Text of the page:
Towns concerned about PNP changes
As more immigrants settle in small towns in P.E.I., impact of PNP changes remains unclear
Administrators with two smaller municipalities in P.E.I. are in the dark as to how changes to the provincial nominee program will affect migration to their towns.
The chief administrative officers of Montague and Kensington told The Guardian they have seen a rise in interest from prospective immigrants in the last year. Both said they are unclear whether the changes will mean fewer immigrants will look to settle in their towns.
The province announced on Wednesday it would be ending the controversial entrepreneurship stream of the PNP program. The move followed low retention numbers as well as two investigations into immigration fraud by the Canada Border Services Agency involving as many as 1,000 applicants.
Potential PNP applicants can still apply as entrepreneurs under a work permit stream. But, applicants will only receive their permanent residency after
running a business for one year. Applicants will still be given additional points if they live in rural communities but will no longer be required to pay a $200,000 deposit to the provincial government.
Andy Daggett, CAO of Montague, said the town has endorsed between 40 and 50 PNP applicants in the last year. Of those, between 10 and 15 have received their permanent residency, a step towards citizenship.
But Daggett has heard little about whether the changes to the PNP will cut off interest from potential immigrants interested in moving to Montague.
“It was really sprung on us,” he said.
Facing criticism of the PNP, the province introduced changes to the Island’s provincial nominee program late last year, which allocated a higher point score to potential immigrants who agreed to live and establish businesses in rural communities. The province claimed this “expression of interest” model, which ranked applicants based on their language skills, age, business experience and education, would bring in immigrants better suited to P.E.I.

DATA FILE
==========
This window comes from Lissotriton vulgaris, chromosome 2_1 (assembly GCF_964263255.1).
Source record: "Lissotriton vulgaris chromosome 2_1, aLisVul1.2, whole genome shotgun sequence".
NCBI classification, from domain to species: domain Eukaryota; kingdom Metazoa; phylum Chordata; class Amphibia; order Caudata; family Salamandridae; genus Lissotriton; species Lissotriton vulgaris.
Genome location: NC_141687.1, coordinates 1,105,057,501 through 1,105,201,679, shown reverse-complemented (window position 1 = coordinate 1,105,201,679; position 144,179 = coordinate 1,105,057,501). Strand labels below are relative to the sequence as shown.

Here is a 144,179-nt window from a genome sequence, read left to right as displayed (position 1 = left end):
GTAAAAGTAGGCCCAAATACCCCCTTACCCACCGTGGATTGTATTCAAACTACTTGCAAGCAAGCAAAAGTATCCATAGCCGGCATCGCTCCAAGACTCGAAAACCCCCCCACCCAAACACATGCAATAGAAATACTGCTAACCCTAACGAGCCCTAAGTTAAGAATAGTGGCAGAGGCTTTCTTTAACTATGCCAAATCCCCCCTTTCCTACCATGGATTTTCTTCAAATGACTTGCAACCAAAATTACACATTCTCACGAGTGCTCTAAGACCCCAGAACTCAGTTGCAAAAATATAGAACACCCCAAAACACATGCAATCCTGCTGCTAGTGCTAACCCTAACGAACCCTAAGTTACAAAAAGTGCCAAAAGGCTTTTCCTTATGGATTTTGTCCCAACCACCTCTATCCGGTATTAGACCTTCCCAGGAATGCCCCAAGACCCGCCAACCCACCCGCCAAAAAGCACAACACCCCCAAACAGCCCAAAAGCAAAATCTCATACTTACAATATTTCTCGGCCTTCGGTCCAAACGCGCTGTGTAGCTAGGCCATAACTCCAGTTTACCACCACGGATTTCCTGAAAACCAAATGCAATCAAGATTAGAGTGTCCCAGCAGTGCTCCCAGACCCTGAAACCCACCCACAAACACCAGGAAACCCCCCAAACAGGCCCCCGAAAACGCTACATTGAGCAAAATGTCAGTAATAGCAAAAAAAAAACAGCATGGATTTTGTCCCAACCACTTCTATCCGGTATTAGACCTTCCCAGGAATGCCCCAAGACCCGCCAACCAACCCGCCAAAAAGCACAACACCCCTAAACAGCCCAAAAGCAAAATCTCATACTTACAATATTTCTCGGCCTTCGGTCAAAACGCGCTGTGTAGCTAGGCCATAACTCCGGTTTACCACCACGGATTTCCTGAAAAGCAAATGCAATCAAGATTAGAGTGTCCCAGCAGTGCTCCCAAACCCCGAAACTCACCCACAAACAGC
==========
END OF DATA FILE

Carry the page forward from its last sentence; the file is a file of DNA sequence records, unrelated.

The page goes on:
Last year’s changes result in a flood of calls from immigration agents to staff from small towns like Montague, O’Leary and Kensington.
“For the first 10 years that I was here, I didn’t know any of the agents. I’d never heard of them and they had never contacted me,” Daggett said.
“Then in one week I had two different agents contact me about setting up meetings. In the next week I had another agent or two contact me.”
Daggett said the additional workload was considerable but may have been worthwhile.
“I’m excited about seeing more people coming to, settling in and hopefully loving this area as much as most of us do,” he said.
Geoff Baker, CAO for the Town of Kensington, was more critical. As the town’s only staffer, he said he met with over 60 PNP applicants over a 90-day period after the changes were introduced. The town ended up endorsing only six individuals under the PNP. Only two have been approved.
Baker said he stopped meeting with potential PNP applicants in July.
“In a lot of smaller municipalities, there is a singular staff person who now had to take on the responsibility for this program in addition to everything else that they had to do,” Baker said.
“The question council have always asked me, from the very beginning as we made our way through the program, was ‘where all these people before Kensington was worth points?’ “